How are the heads this morning? A little fragile…? Our first New Year’s Resolution was to Always Always Drink Water Before Bed, but as the hangovers dissipate, our thoughts turn to other resolutions for the year ahead. Eating healthier, being more mindful, being more adventurous? Whatever your focus, we’ve got some great books to help you on your way. All through January we’ll be running a series of #MotivationMonday blog posts so keep your eye out for those. One of our main resolutions is to live more mindfully, and consider our mental health and wellbeing, after a few weeks of indulgence and excess. So, we turn to the beginning of A Year of Living Mindfully by Anna Black to kick start our mindful year. Here Anna introduces the subject of mindfulness and we share an activity from the book to get you started.
WHAT IS MINDFULNESS?
Children are inherently mindful, but as we get older it’s a quality that many of us lose. We spend much of our time drifting through our days on automatic pilot, thinking about the past or daydreaming about the future.
When we think about the past there may be an element of regret—wishing we had done something differently or feeling that something positive is over. When we think about the future there may be anxiety, or a sense of dissatisfaction with where we are now. Such unease is the opposite of feeling calm.
We forget that the past has happened and cannot be changed, and that the future will be determined by what we do now—in this moment.
We can do something consciously in the present moment only if we are aware of what is actually happening in that moment. To bring that moment into our awareness we must deliberately pay attention to our experience as it is unfolding and—crucially—do so without judging it. This is mindfulness.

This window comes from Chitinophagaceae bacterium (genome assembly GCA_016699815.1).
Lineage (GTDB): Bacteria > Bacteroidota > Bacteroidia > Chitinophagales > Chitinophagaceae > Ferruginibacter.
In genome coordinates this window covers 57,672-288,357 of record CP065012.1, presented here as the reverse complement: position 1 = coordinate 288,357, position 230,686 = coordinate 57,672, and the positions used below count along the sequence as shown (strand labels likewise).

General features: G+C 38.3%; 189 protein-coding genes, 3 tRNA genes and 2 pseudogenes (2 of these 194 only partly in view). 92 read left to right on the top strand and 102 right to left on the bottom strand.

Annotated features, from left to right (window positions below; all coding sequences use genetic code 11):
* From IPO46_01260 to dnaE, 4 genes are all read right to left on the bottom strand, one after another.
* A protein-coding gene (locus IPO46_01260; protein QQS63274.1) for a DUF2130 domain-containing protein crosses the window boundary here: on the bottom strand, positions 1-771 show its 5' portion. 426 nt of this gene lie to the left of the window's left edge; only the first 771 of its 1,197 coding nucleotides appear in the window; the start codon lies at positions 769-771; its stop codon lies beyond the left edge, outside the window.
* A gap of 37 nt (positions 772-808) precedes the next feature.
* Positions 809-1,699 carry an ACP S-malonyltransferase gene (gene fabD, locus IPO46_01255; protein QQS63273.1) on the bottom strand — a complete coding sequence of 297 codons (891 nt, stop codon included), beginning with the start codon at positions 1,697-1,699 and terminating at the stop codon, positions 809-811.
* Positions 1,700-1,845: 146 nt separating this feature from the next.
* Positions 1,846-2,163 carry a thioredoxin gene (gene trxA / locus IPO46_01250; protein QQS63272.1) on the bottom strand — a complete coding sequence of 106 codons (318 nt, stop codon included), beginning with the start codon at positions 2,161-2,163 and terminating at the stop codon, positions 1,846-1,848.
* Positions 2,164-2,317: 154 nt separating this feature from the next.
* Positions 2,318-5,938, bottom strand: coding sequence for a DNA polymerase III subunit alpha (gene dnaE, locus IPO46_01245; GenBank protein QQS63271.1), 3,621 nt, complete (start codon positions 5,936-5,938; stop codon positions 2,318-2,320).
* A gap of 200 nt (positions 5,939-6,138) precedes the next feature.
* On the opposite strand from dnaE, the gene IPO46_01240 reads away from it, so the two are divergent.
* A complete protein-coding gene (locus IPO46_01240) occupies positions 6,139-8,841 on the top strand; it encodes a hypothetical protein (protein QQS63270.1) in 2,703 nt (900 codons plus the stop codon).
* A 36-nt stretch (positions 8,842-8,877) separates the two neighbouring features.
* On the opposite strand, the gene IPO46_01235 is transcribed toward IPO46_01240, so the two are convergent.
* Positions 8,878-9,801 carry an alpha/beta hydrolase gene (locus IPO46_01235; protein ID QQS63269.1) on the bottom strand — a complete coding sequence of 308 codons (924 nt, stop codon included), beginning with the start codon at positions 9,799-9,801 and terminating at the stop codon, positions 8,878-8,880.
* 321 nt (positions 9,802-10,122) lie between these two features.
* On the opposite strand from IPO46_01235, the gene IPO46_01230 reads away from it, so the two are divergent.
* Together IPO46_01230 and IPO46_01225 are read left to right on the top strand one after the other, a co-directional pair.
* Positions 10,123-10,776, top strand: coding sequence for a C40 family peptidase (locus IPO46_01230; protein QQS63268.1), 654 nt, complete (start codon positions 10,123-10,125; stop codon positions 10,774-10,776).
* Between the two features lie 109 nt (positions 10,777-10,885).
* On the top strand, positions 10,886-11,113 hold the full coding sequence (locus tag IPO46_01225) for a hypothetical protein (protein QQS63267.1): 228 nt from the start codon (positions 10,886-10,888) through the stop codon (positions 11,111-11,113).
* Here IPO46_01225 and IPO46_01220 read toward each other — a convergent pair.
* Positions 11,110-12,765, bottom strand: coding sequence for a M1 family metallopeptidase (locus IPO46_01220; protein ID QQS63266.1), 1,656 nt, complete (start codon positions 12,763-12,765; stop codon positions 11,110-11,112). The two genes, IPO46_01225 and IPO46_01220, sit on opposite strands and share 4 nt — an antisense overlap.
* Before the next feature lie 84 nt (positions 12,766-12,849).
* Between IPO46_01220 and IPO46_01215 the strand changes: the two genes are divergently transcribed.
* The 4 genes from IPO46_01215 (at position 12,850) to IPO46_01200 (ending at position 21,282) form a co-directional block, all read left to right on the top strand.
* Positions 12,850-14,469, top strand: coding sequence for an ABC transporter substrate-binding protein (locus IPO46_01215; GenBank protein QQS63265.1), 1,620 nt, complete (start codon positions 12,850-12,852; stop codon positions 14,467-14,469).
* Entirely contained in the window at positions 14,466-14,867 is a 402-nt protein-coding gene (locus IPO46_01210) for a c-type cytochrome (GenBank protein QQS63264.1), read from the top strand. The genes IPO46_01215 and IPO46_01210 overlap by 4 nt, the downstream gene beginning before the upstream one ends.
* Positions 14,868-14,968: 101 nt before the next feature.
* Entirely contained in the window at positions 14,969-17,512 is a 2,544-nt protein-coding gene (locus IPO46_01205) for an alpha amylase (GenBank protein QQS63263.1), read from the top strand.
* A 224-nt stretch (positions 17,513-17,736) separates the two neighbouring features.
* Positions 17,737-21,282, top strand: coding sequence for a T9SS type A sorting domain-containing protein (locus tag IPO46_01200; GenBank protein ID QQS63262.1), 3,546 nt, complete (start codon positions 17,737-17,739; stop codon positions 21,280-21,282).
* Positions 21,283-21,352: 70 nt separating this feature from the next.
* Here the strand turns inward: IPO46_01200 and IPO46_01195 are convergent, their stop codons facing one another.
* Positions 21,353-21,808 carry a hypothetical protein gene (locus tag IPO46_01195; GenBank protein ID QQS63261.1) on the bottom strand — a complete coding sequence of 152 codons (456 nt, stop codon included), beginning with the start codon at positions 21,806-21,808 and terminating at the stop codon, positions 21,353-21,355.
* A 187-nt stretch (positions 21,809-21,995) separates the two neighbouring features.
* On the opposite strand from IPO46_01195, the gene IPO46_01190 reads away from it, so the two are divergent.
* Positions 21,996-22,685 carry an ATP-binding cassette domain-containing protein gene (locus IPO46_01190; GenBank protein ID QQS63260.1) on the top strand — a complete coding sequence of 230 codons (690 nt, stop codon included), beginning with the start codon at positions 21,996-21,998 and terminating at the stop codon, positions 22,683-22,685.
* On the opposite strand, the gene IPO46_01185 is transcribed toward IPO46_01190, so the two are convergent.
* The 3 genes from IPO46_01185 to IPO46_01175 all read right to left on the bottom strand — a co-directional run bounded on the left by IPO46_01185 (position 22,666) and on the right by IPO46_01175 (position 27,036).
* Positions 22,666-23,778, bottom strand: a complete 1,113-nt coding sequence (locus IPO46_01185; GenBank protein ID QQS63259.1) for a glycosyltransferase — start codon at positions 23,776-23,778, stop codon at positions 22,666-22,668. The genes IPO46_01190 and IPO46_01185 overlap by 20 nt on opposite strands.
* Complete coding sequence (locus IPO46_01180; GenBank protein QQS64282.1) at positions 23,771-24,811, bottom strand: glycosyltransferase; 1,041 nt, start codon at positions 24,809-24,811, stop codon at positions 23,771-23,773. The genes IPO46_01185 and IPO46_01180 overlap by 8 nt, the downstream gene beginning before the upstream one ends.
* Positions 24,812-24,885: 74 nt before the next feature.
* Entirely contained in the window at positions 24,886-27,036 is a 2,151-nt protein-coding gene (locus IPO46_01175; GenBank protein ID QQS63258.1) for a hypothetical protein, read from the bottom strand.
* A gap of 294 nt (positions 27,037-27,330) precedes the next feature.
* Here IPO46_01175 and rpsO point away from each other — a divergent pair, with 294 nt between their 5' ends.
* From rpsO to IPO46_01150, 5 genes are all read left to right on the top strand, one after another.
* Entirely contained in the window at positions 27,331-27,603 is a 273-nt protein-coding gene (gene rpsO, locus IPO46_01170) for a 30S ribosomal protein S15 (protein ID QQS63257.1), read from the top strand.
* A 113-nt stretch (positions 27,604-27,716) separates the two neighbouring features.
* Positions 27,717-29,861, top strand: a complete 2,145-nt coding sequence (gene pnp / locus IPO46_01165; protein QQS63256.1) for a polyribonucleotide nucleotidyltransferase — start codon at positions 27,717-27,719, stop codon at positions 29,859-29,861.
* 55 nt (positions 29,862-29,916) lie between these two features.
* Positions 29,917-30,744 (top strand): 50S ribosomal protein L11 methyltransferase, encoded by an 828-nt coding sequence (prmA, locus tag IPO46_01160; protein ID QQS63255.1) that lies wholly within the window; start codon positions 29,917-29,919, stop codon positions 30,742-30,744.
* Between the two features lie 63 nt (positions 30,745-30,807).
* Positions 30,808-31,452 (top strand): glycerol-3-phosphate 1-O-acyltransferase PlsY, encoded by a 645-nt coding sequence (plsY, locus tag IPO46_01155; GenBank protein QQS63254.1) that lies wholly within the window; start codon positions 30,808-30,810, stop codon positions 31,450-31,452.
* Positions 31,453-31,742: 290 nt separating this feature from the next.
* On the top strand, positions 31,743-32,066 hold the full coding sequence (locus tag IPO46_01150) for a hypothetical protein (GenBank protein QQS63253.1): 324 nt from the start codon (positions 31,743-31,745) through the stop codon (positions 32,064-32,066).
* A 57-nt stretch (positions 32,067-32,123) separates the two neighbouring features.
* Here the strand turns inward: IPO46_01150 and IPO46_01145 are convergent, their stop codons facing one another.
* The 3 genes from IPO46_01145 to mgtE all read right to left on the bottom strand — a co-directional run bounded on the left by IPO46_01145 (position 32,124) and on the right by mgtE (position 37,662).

By regularly paying attention to our inner and outer experiences we begin to notice our habitual patterns of thinking and behavior. We notice the stories we tell ourselves about our experience, and how those stories make us feel physically and emotionally. We notice that our interpretation of events—the story we spin ourselves—is influenced by the mood we are in.
We begin to pay attention to what is going on in the body, and we can unpack “the experience” into separate strands of thoughts, emotions, and felt sensations. The experience is still present, but our awareness of each element introduces some space, and the curiosity we bring to the “unpacking” creates a sense of perspective; we relate to our experience differently, and that changes how we feel about it.
We can cultivate the quality of mindfulness through regular meditation. That might take the form of Watching the Breath for a short period or it might be done more informally, such as by drinking a cup of tea or washing the car with mindful awareness.
By regularly practicing mindfulness we learn that we have a choice about how we respond to our experience, and that when we exercise that choice mindfully our experience changes.
It is important to acknowledge that when we pay attention to our experience we may not like what we find, and it may feel the complete opposite of being relaxed. This is okay.
We are not expecting to feel a particular way, but rather learning to respond to all states of mind—not just the positive ones. Paradoxically, by letting go of the attempt to control our experience and keep the bad stuff at bay, and instead allowing it all in, we learn that we can be with the difficult things that come up in life. That makes us feel more relaxed, calm, and happy.
Mindfulness Activity: Exploring Intention
Silently ask yourself “Why do I want to practice mindfulness?” Let the question drop into your subconscious without any expectation of a particular answer. Every so often, repeat the question. Then bring your attention back to the breath, pick up your pen and notebook, and begin writing practice.
Set a timer (use your phone, or your kitchen timer) for 3 minutes. There are just three rules:
1 Don’t stop. Any time you hesitate or don’t know what to write, just repeat the words “I want to practice mindfulness because ...”.
2 Don’t edit your words or cross anything out. There is no need to worry about handwriting, spelling, or grammar—anything goes! This is for your eyes only.
3 Don’t read what you are writing until the timer has sounded.
When you have finished, read what you have written. Don’t judge it, but simply read it as a practice. You may like to highlight particular words or phrases that stand out for you, or write a sentence or two in reflection.
Continue your mindful practice with A Year of Living Mindfully by Anna Black, available here.